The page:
A form of psychosis affecting new mothers has received recent attention following its use in an EastEnders storyline. Postpartum psychosis affects one in every 1,000 mothers and, as one mother from Kent has described, its effects can be terrifying.
Quite soon after the birth of her child, Tracey started to become ill.
"I began to see my baby's face on my husband and passersby in the street - it still didn't make me realise I was unwell," she said.
Tracey was suffering from postpartum psychosis.
It is a serious condition which, in rare cases, can lead to the mother hurting herself or her child.
Its effects have recently been highlighted in an EastEnders storyline, with character Stacey Branning being shown dealing with the illness.
Tracey said: "When I was in the hospital after having my baby I really struggled to bond, I really struggled to breastfeed so when I was in the hospital I didn't get much sleep.
"I felt quite unsettled and when I went home I continued to struggle... I became detached from my baby."
It was then the hallucinations started and her family began to worry.
"I developed a lot of untrue beliefs about our financial status - I believed we had a lot more money than we did," she said.
"I was busy planning holidays, booking things and buying things online. Sometimes I would sit up all night and do that when my husband was asleep.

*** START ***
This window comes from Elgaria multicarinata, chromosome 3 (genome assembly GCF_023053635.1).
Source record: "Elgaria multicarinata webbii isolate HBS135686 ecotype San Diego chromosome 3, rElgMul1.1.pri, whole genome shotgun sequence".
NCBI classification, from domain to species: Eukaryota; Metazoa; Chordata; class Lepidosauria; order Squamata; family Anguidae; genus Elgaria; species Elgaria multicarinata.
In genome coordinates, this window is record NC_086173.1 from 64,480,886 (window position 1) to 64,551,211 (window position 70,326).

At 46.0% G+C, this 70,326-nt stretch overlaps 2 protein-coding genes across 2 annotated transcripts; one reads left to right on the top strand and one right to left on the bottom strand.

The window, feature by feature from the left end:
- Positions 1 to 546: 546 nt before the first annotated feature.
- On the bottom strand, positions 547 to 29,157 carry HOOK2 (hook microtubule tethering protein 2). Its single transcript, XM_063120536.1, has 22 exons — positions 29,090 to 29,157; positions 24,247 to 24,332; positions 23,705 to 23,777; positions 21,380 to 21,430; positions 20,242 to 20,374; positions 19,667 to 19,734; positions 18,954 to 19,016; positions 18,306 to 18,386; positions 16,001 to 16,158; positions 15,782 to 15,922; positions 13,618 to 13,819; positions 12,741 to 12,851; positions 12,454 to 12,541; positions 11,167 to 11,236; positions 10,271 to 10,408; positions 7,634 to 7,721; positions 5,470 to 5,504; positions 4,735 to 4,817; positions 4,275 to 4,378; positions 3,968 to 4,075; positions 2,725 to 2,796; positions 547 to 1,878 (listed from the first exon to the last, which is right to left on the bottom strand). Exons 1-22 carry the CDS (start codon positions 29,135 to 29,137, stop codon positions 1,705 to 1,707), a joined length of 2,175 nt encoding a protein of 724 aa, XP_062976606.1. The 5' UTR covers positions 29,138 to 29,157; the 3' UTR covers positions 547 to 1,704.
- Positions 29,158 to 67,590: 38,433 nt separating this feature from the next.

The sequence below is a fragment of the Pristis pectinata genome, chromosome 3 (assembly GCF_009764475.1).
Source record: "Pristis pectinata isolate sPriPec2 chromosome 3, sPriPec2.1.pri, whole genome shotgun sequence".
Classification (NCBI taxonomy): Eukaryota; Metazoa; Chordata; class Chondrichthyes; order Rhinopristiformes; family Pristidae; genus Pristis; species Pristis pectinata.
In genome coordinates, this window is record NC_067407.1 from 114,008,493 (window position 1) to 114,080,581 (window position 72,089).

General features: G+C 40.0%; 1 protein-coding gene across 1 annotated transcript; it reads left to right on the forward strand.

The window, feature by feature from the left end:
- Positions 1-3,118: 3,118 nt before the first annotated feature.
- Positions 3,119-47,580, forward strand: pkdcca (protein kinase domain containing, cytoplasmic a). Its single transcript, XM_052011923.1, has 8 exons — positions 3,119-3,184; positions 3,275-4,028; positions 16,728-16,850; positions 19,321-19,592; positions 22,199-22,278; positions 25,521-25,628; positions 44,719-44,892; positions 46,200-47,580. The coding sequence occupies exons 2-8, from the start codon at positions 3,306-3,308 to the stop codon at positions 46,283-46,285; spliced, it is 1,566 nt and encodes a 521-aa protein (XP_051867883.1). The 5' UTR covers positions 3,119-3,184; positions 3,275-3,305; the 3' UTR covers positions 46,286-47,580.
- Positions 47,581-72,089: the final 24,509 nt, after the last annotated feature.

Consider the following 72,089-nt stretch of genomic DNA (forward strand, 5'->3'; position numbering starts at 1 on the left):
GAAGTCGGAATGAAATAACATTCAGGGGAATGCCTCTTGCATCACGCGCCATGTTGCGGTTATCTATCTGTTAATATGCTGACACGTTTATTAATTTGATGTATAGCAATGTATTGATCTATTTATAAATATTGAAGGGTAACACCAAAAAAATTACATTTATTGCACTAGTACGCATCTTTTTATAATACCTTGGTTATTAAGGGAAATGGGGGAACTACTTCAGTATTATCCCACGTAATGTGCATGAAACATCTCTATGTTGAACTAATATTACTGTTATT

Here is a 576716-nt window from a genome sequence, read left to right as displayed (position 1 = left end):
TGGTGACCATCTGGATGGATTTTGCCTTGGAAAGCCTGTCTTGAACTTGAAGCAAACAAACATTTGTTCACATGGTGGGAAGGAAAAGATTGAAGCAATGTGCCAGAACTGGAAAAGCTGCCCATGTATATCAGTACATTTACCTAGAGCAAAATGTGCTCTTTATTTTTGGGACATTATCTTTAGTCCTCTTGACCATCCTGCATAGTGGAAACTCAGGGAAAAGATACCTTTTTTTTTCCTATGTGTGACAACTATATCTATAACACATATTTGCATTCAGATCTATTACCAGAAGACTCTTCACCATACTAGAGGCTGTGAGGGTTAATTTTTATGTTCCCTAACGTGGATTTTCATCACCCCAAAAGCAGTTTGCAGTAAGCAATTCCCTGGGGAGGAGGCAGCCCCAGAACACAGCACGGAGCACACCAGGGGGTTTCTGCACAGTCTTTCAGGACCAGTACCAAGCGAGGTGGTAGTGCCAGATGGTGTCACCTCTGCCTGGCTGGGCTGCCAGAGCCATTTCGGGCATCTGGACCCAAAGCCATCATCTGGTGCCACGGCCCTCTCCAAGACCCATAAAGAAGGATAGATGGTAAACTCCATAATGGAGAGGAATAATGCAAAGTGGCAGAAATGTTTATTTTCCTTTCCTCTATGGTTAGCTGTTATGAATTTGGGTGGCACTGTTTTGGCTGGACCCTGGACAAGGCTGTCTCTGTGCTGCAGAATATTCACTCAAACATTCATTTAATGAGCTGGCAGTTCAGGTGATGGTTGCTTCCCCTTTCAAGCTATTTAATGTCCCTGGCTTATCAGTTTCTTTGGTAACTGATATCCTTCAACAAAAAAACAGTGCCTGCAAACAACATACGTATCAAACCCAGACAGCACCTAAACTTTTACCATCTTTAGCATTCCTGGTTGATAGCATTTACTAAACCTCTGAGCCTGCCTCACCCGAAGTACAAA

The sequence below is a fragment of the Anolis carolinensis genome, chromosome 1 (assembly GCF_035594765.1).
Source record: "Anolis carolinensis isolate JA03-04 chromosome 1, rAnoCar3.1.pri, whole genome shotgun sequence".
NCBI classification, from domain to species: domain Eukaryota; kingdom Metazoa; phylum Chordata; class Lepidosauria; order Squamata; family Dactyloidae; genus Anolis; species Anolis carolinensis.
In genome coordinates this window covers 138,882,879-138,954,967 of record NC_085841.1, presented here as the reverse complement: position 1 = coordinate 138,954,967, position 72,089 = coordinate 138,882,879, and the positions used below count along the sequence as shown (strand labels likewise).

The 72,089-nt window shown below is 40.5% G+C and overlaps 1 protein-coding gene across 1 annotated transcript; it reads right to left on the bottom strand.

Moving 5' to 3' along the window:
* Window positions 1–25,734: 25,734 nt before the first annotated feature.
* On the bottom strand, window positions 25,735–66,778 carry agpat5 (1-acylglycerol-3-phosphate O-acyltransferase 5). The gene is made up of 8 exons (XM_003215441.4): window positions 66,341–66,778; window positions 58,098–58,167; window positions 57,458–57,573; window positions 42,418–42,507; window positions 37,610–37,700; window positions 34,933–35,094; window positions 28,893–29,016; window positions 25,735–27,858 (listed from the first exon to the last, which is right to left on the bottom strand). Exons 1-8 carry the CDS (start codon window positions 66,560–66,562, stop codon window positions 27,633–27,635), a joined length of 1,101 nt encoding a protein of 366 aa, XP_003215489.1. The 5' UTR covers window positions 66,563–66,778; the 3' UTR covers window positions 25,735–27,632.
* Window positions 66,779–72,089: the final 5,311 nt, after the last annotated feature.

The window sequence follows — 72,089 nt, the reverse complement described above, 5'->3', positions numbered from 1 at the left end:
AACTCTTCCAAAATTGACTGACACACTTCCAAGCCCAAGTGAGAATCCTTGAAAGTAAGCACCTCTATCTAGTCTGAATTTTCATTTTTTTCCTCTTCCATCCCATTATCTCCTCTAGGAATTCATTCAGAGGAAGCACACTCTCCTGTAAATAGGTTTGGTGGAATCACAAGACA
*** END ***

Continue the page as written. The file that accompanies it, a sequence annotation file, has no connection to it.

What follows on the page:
"Because I didn't realise I was unwell I was very argumentative with my husband and with other family and friends whenever they challenged my beliefs."
Tracey was visited by a team of mental health professionals to decide if she needed to be sectioned.
It was agreed she could be treated at home, however, she was prescribed strong anti-psychotic medication and could not be left alone with her baby.
Postpartum psychosis is a severe mental illness that can affect a woman after she gives birth.
It causes her to have hallucinations and delusional thinking (symptoms of psychosis).
Postpartum psychosis is thought to affect around one in every 1,000 mothers.
It is sometimes referred to as puerperal psychosis or postnatal psychosis.
Tracey said there needs to be more support for mothers suffering from the condition.
Alison Corbett, who is the mother and infant mental health service lead in Kent, said there was a shortage of units dealing specifically with the issue.
She said the nearest specialist units for mothers in Kent were in south east London.
"It's a national problem," she said. "We don't have any beds in Kent so we work very closely with our crisis teams.
"We also work with out of area mother and baby units... and do ward rounds there."
But for Tracey quick diagnosis and local support were crucial in helping her recover.
"Luckily my illness was picked up quickly so my baby was never at risk, but there have been a few tragic cases where the illness hasn't been identified or treated," she said.